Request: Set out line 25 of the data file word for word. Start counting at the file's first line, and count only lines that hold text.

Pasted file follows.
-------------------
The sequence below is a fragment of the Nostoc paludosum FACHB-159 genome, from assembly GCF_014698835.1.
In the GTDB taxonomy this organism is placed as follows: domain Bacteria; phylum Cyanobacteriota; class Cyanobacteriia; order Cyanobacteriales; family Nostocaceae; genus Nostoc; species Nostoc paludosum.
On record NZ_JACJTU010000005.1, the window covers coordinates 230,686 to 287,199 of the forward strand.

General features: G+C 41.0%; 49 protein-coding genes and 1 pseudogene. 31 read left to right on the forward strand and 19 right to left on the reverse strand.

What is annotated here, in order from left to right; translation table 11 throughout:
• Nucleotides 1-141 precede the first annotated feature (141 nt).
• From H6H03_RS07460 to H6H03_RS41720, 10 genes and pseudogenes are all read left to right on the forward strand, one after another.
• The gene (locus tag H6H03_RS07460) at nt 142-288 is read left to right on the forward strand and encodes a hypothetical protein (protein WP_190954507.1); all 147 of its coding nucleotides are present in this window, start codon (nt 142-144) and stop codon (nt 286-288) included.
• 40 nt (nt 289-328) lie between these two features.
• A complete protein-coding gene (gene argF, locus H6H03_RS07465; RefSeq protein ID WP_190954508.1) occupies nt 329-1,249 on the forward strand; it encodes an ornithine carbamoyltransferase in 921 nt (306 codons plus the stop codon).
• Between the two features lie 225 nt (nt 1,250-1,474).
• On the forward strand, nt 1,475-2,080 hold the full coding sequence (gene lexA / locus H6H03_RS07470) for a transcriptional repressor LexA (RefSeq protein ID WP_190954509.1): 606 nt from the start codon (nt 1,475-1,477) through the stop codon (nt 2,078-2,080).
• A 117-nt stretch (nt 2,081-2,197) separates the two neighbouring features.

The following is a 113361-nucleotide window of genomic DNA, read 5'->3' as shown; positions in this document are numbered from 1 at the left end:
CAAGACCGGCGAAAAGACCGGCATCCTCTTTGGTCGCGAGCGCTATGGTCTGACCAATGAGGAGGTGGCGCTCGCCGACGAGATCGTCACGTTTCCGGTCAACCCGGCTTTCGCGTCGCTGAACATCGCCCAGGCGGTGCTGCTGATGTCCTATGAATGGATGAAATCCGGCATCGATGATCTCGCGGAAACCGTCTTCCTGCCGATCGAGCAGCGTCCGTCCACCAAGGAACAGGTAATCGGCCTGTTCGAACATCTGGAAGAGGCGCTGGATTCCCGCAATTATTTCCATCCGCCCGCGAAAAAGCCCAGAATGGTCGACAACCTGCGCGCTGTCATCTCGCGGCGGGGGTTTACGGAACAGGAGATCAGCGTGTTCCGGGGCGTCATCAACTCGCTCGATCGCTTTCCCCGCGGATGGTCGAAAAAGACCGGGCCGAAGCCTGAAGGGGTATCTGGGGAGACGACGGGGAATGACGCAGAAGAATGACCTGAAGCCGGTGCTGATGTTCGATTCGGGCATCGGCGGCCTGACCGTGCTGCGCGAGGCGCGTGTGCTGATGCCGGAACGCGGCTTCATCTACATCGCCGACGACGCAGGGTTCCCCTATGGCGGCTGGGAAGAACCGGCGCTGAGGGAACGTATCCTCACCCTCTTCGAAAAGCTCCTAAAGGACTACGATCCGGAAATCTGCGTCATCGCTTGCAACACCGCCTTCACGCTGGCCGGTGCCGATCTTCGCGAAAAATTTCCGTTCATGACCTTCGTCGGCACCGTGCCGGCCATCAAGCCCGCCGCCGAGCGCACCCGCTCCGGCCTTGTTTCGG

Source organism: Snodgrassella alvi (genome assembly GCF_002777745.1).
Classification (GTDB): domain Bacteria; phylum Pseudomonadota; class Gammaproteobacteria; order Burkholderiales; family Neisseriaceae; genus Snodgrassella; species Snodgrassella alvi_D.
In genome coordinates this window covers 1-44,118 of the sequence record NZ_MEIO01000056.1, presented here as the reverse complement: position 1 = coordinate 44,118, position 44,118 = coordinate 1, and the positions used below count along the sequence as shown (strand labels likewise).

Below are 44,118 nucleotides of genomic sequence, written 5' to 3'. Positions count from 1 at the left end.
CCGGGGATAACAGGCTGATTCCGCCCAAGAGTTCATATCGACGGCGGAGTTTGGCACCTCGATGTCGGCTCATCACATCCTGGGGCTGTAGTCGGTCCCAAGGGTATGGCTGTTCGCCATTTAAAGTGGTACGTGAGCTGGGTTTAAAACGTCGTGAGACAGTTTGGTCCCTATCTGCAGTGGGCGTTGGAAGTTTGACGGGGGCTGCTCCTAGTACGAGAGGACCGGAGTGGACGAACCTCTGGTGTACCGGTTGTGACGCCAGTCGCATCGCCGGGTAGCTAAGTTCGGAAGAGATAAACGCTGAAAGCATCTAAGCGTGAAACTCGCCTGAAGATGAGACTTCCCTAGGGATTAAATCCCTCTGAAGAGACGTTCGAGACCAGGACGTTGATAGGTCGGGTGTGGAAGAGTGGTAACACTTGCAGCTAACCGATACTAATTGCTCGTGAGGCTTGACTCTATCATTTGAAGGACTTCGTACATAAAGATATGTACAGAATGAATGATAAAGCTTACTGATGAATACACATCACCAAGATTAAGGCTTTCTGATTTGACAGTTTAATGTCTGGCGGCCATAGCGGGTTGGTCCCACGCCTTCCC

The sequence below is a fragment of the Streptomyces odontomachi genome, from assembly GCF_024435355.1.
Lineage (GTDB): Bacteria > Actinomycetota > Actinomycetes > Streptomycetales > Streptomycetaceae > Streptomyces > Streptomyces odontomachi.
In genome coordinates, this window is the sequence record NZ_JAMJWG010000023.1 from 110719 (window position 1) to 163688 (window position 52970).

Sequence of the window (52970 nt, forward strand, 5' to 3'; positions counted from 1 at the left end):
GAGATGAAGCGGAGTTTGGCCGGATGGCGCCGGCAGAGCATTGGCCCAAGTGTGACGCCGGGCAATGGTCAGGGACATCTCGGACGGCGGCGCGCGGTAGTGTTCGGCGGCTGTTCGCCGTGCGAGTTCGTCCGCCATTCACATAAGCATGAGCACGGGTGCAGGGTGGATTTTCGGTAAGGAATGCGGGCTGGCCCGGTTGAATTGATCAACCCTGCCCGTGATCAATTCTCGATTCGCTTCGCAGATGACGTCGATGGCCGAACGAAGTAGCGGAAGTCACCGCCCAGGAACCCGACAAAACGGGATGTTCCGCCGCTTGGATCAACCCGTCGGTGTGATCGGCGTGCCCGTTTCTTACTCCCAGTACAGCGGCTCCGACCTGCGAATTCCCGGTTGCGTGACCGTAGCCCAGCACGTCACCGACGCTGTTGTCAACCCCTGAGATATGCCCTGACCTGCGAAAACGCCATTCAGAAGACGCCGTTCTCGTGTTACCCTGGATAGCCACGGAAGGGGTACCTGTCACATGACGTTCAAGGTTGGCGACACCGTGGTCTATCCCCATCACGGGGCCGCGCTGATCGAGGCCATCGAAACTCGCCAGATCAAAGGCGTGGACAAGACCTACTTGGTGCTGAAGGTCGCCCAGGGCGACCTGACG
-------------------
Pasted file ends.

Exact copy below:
GAGATGAAGCGGAGTTTGGCCGGATGGCGCCGGCAGAGCATTGGCCCAAGTGTGACGCCGGGCAATGGTCAGGGACATCTCGGACGGCGGCGCGCGGTAGTGTTCGGCGGCTGTTCGCCGTGCGAGTTCGTCCGCCATTCACATAAGCATGAGCACGGGTGCAGGGTGGATTTTCGGTAAGGAATGCGGGCTGGCCCGGTTGAATTGATCAACCCTGCCCGTGATCAATTCTCGATTCGCTTCGCAGATGACGTCGATGGCCGAACGAAGTAGCGGAAGTCACCGCCCAGGAACCCGACAAAACGGGATGTTCCGCCGCTTGGATCAACCCGTCGGTGTGATCGGCGTGCCCGTTTCTTACTCCCAGTACAGCGGCTCCGACCTGCGAATTCCCGGTTGCGTGACCGTAGCCCAGCACGTCACCGACGCTGTTGTCAACCCCTGAGATATGCCCTGACCTGCGAAAACGCCATTCAGAAGACGCCGTTCTCGTGTTACCCTGGATAGCCACGGAAGGGGTACCTGTCACATGACGTTCAAGGTTGGCGACACCGTGGTCTATCCCCATCACGGGGCCGCGCTGATCGAGGCCATCGAAACTCGCCAGATCAAAGGCGTGGACAAGACCTACTTGGTGCTGAAGGTCGCCCAGGGCGACCTGACG